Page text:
Today is the Sunday before Easter and the first day of Holy Week.
On this day, we celebrate Palm Sunday – – – The day on which Jesus made his public entrance into Jerusalem, on a donkey.
The Entrance into Jerusalem
Jesus had long tried by direct teaching to impress upon his apostles and his disciples that his kingdom was not of this world, that it was a purely spiritual matter; but he had not succeeded in this effort. Now, what he had failed to do by plain and personal teaching, he would attempt to accomplish by a symbolic appeal.
Accordingly, right after the noon lunch, Jesus called Peter and John, and after directing them to go over to Bethphage, a neighboring village a little off the main road and a short distance northwest of Bethany, he further said: “Go to Bethphage, and when you come to the junction of the roads, you will find the colt of an ass tied there. Loose the colt and bring it back with you. If any one asks you why you do this, merely say, `The Master has need of him.'”
And when the two apostles had gone into Bethphage as the Master had directed, they found the colt tied near his mother in the open street and close to a house on the corner. As Peter began to untie the colt, the owner came over and asked why they did this, and when Peter answered him as Jesus had directed, the man said: “If your Master is Jesus from Galilee, let him have the colt.” And so they returned bringing the colt with them.
By this time several hundred pilgrims had gathered around Jesus and his apostles. Since mid forenoon the visitors passing by on their way to the Passover had tarried. Meanwhile, David Zebedee and some of his former messenger associates took it upon themselves to hasten on down to Jerusalem, where they effectively spread the report among the throngs of visiting pilgrims about the temple that Jesus of Nazareth was making a triumphal entry into the city. Accordingly, several thousand of these visitors flocked forth to greet this much-talked-of prophet and wonder-worker, whom some believed to be the Messiah. This multitude, coming out from Jerusalem, met Jesus and the crowd going into the city just after they had passed over the brow of Olivet and had begun the descent into the city.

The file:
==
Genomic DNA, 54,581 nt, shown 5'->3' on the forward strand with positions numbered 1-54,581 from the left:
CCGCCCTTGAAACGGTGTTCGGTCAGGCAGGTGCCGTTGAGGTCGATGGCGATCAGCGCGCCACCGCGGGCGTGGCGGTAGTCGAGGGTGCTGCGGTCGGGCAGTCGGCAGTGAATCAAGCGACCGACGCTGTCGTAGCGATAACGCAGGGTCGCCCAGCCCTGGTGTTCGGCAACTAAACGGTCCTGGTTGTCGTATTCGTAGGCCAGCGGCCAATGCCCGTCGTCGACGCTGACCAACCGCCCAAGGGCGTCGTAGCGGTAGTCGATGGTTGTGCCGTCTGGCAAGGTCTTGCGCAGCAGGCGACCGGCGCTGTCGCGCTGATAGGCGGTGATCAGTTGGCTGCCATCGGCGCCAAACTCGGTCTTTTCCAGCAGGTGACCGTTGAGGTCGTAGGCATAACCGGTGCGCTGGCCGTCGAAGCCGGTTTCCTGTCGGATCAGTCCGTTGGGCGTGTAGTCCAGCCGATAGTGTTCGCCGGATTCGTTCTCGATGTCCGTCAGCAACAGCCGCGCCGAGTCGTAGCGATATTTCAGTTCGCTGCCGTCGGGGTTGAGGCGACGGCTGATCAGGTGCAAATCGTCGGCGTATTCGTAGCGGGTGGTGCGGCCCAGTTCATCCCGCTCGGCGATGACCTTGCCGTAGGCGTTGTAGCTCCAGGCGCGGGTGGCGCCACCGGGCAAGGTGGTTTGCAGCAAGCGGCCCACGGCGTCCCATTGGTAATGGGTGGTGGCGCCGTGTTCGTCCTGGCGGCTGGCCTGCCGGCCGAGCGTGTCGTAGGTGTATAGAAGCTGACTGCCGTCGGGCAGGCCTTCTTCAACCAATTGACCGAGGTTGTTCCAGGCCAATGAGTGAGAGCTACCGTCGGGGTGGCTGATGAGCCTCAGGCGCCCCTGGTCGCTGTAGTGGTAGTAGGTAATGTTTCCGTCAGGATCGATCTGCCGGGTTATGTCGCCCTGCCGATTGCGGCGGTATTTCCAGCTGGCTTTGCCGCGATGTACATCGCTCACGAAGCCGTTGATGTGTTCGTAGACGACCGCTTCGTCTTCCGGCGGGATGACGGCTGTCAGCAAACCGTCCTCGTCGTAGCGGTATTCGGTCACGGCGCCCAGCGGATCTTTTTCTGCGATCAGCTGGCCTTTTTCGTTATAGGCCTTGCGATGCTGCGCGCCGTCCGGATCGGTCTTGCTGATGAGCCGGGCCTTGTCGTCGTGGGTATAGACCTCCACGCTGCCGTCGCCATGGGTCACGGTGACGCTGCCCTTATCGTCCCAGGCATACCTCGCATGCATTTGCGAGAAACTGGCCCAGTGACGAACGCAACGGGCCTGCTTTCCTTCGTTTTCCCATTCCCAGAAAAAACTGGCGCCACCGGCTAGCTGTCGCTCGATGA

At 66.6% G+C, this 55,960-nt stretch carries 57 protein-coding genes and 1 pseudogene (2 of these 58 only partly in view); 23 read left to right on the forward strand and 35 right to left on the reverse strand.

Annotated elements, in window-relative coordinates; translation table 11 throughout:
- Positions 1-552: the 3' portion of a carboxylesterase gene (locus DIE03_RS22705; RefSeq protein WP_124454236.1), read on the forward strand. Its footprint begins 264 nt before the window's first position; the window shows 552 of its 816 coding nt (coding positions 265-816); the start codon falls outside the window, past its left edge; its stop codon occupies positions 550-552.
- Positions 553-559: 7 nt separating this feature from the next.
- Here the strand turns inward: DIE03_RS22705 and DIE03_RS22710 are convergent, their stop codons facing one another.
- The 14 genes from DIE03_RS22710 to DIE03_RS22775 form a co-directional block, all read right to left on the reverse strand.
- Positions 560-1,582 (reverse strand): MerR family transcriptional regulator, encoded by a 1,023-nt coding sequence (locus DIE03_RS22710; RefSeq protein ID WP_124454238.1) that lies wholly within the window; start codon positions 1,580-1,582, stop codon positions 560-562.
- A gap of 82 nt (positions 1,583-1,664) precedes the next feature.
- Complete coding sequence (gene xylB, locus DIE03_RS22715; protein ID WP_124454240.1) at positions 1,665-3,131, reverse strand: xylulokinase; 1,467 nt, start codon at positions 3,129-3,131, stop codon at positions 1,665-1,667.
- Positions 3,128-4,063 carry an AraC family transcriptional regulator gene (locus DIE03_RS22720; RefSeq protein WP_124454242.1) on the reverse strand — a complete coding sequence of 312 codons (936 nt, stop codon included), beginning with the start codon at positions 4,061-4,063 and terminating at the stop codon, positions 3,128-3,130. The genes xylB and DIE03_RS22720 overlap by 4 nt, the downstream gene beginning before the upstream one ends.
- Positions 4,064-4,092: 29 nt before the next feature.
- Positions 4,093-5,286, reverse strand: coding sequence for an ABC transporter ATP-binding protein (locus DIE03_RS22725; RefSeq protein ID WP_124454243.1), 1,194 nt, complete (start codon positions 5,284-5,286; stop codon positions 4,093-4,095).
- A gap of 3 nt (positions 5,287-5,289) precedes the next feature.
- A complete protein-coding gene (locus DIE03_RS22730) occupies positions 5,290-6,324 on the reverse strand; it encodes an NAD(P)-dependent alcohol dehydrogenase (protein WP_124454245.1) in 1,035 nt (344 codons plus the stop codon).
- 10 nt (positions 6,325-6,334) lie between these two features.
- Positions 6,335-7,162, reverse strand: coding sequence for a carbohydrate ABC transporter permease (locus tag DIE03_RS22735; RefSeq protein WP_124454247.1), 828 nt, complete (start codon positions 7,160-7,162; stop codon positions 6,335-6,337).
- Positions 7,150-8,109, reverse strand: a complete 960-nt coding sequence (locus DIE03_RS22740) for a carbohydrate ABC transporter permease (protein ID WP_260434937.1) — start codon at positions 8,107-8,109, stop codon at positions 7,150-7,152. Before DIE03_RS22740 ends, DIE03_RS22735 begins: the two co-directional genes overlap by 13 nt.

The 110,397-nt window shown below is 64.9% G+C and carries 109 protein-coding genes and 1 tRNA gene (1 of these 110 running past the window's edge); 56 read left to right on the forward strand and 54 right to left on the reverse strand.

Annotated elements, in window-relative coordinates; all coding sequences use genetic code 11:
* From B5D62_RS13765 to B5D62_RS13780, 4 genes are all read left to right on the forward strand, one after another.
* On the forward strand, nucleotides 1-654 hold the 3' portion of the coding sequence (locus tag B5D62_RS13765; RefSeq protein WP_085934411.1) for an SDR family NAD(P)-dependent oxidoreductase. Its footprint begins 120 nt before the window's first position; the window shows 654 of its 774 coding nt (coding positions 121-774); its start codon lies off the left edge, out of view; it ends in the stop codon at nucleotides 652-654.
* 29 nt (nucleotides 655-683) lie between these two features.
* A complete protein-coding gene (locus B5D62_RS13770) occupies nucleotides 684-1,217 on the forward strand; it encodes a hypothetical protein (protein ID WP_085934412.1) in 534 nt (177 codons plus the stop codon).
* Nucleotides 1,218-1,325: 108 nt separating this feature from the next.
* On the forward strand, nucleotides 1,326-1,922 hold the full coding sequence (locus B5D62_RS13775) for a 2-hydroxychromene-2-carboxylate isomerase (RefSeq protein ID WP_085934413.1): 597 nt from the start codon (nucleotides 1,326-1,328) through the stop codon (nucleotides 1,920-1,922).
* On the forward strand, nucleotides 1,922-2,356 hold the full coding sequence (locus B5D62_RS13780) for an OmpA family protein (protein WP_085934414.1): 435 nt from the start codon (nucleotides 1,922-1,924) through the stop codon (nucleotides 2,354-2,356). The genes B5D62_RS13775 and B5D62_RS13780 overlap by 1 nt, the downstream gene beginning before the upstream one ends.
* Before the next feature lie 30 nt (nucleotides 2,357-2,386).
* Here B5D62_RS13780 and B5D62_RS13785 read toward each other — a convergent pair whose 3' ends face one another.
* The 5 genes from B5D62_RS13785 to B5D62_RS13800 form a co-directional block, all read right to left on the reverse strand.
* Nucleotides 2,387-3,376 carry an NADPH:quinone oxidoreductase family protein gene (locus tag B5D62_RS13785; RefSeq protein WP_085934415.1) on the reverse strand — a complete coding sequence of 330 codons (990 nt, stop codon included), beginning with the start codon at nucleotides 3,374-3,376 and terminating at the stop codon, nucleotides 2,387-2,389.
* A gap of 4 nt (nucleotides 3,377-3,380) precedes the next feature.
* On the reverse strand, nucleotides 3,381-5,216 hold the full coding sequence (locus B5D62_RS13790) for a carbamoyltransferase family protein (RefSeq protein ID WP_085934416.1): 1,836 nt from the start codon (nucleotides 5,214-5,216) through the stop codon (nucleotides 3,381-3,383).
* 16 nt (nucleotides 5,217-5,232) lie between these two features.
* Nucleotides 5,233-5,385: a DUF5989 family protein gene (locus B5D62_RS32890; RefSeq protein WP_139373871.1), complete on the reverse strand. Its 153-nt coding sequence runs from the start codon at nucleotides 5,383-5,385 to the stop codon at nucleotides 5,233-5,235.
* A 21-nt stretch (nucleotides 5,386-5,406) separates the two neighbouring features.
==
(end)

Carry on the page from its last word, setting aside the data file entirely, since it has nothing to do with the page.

Before they started, the Alpheus twins put their cloaks on the donkey and held him while the Master got on. As the procession moved toward the summit of Olivet, the festive crowd threw their garments on the ground and brought branches from the near-by trees in order to make a carpet of honor for the donkey bearing the royal Son, the promised Messiah. As the merry crowd moved on toward Jerusalem, they began to sing, or rather to shout in unison, the Psalm, “Hosanna to the son of David; blessed is he who comes in the name of the Lord. Hosanna in the highest. Blessed be the kingdom that comes down from heaven.”
Ceremonies of the day
In the Roman Catholic and some Protestant churches, ceremonies of the day are the blessing and distribution of crosses made from palm leaves and the recitation of one of the three synoptic accounts of the Passion. Many wear crosses made of the palm.
Almighty Father of our Lord Jesus Christ, you sent your Son to be born of woman and to die on a cross, so that through the obedience of one man, estrangement might be dissolved for all men. Guide our minds by his truth, and strengthen our lives by the example of his death, that we may live in union with you in the kingdom of your promise. Grant this through Christ our Lord. Amen.